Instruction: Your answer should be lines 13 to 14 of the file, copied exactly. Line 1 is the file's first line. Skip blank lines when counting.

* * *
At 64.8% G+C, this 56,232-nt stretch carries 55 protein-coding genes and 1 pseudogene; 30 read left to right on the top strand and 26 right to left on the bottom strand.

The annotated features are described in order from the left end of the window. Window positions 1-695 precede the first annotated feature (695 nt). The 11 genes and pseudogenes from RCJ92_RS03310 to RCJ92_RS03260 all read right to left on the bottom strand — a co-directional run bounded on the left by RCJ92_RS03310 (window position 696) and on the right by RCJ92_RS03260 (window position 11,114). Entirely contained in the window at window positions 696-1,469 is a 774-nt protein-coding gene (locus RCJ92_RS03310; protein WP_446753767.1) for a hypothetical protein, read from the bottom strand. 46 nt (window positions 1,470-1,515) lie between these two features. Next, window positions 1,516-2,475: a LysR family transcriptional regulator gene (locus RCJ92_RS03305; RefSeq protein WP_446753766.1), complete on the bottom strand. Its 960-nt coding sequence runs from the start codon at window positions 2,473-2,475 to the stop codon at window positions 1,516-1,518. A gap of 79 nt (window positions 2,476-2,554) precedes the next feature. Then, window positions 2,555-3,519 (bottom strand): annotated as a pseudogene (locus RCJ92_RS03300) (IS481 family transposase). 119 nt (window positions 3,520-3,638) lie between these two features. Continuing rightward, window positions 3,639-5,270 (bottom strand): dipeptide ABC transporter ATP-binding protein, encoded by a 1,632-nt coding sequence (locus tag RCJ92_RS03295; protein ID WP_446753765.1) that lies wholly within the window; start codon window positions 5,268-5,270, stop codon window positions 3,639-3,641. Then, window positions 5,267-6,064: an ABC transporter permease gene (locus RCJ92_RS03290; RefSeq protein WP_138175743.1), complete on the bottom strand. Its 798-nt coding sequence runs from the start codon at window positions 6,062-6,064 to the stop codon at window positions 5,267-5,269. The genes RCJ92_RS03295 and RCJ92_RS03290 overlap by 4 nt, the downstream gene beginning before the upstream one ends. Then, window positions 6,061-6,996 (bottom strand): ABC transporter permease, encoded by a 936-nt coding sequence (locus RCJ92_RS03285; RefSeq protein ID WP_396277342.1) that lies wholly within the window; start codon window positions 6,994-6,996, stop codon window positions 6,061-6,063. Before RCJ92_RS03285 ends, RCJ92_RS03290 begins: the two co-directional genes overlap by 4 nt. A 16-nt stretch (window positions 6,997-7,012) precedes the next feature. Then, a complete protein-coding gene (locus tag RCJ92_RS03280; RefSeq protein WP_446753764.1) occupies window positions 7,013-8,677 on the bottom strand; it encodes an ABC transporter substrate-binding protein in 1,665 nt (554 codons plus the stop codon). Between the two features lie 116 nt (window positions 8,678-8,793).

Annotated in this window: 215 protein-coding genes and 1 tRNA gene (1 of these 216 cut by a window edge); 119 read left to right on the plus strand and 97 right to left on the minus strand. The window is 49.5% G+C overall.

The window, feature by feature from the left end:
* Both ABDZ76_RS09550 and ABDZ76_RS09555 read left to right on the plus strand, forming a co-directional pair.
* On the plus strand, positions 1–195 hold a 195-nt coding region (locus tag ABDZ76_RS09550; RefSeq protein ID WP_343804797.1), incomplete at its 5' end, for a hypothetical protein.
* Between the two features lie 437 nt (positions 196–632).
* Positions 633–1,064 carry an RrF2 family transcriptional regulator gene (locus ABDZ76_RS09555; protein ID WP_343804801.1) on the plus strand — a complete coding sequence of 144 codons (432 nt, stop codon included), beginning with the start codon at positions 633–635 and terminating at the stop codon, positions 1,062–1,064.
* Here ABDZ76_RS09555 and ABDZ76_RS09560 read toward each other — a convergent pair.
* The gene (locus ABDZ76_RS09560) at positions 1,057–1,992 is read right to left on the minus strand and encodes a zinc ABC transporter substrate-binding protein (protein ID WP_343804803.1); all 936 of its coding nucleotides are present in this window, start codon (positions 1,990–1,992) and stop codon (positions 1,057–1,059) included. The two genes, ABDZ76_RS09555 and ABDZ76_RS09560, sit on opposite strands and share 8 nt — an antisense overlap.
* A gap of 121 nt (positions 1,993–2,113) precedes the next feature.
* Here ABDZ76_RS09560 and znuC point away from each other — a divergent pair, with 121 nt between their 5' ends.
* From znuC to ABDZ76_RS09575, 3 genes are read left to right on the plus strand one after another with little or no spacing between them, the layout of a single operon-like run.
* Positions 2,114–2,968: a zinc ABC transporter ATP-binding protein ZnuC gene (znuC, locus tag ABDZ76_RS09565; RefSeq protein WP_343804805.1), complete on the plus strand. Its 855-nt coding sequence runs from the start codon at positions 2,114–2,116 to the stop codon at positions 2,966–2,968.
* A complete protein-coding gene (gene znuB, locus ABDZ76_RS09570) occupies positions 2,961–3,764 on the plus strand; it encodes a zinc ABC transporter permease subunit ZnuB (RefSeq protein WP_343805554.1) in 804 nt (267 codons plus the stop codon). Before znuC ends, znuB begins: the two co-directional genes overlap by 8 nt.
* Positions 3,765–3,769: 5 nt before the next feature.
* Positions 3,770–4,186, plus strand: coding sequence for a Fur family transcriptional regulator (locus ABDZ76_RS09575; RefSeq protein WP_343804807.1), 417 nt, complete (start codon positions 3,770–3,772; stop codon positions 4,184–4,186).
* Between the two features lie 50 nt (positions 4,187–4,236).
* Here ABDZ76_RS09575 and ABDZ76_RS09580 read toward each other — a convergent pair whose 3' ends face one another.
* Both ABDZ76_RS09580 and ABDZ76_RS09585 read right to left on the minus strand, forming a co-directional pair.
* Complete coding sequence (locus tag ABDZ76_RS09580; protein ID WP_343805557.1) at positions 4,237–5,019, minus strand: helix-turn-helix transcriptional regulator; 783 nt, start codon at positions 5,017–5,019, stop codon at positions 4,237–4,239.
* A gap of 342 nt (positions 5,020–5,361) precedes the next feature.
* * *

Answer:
* From znuC to ABDZ76_RS09575, 3 genes are read left to right on the plus strand one after another with little or no spacing between them, the layout of a single operon-like run.
* Positions 2,114–2,968: a zinc ABC transporter ATP-binding protein ZnuC gene (znuC, locus tag ABDZ76_RS09565; RefSeq protein WP_343804805.1), complete on the plus strand. Its 855-nt coding sequence runs from the start codon at positions 2,114–2,116 to the stop codon at positions 2,966–2,968.